The Texas Tech Rawls College of Business hosted speaker and renowned economist Tyler Cowen, who spoke about his new book, “Big Business: A Love Letter to an Un-American Hero.”
The Free Market Institute at the Rawls college helped host the event, which took place at 5:30 p.m. on Thursday in the Grand Auditorium at the Rawls.
The Free Market Institute, according to its website, works to advance knowledge of the free enterprise system and the environment it requires to function. The FMI also works to bring relevant research, teaching, graduates and speakers to educate students and faculty at Tech and help them address challenges of the modern economy.
Benjamin Powell, director of the Free Market Institute, said he took a class Cowen taught which consisted of learning economics and philosophy.
Cowen is currently an economics professor at George Mason University and is also the director of the Mercatus Center, according Cowen's website. He graduated from George Mason University in 1983 with his Bachelors of Science in Economics and then proceeded to Harvard to get his Ph.D. in economics in 1987.
Cowen also has a blog called The Marginal Revolution, which has become notable and has had write-ups in the LA times, according to the website. He has written columns both in The New York Times and Slate. He also wrote several books including ”Modern Principles: Macroeconomics”, “Create Your Own Economy: The Path to Prosperity in a Disordered World”, “Discover Your Inner Economist: Use Incentives to Fall in Love, Survive Your Next Meeting, and Motivate Your Dentist” and more.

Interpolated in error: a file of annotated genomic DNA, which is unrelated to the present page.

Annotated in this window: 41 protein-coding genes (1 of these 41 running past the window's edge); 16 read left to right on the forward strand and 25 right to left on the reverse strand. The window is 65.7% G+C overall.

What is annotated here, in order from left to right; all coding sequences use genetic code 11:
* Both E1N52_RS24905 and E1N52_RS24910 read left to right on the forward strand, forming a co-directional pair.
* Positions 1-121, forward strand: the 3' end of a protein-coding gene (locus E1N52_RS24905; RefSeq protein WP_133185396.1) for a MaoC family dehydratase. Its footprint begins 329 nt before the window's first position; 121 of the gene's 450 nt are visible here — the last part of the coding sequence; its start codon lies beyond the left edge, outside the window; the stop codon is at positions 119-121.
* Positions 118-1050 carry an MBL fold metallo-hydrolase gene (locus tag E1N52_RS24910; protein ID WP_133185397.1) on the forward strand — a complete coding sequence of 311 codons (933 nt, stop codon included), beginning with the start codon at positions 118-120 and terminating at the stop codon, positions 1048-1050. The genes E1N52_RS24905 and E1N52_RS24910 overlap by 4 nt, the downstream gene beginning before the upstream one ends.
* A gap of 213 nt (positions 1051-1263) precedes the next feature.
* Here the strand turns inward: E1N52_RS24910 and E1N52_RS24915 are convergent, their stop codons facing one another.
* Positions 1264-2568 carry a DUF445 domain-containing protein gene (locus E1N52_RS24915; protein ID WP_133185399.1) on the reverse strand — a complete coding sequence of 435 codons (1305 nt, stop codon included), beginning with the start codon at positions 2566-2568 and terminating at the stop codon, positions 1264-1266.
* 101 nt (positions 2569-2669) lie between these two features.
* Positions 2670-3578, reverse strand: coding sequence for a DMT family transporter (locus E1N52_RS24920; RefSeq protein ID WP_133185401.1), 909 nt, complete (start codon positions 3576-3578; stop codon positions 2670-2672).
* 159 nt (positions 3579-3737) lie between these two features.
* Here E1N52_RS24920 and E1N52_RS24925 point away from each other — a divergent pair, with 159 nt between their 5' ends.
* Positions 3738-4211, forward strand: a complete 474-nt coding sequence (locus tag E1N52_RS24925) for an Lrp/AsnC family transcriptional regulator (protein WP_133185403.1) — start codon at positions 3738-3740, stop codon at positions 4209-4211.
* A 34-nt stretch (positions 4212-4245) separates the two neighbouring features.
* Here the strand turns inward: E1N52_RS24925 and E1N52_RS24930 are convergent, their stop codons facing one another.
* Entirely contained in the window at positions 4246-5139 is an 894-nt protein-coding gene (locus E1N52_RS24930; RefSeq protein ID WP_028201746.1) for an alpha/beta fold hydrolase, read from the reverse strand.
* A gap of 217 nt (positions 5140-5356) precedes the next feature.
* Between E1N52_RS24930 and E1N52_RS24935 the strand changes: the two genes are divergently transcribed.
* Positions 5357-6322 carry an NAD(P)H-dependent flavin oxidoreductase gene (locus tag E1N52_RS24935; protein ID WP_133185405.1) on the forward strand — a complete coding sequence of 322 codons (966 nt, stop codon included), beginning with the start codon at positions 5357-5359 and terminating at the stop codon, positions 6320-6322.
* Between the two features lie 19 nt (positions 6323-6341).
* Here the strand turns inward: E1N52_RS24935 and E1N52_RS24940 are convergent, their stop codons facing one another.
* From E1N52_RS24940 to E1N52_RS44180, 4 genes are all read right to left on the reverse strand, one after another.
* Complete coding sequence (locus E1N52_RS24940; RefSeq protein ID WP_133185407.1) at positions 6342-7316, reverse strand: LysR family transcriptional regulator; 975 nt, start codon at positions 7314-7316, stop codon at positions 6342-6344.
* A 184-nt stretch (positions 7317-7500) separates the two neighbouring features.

During the lecture, Cowen discussed how information technology has changed politics on a global scale.
“There is a diffusion of ideas around the world,” Cowen said, “and liberal ideas are losing.”
In the past, Cowen said people used to believe the world would become more liberal and free. While Cowen said he believed people were right about that, what they did not think about was the diffusion of autocracies, such as the Soviet Union.
Cowen also discussed how, contrary to popular belief, it is more likely to find fraud in the likes of a small business than a large business.
“Big business are somewhat more honest than individual people,” he said.
He gave an example of this by discussing how a chemistry professor at Harvard and several other professors were paid up to $50,000 a month to help pass along experimental studies from the Chinese government and failed to report it on their taxes.
“Information technology as a whole is morphing how everything works in our world, and if you want to think critically about business, I would say think about that trend," he said.
William Reed, a senior marketing major from Runaway Bay, said Cowen's discussion helped him think differently.
“I think the speaker helped open my mind and think outside of what I normally do," he said.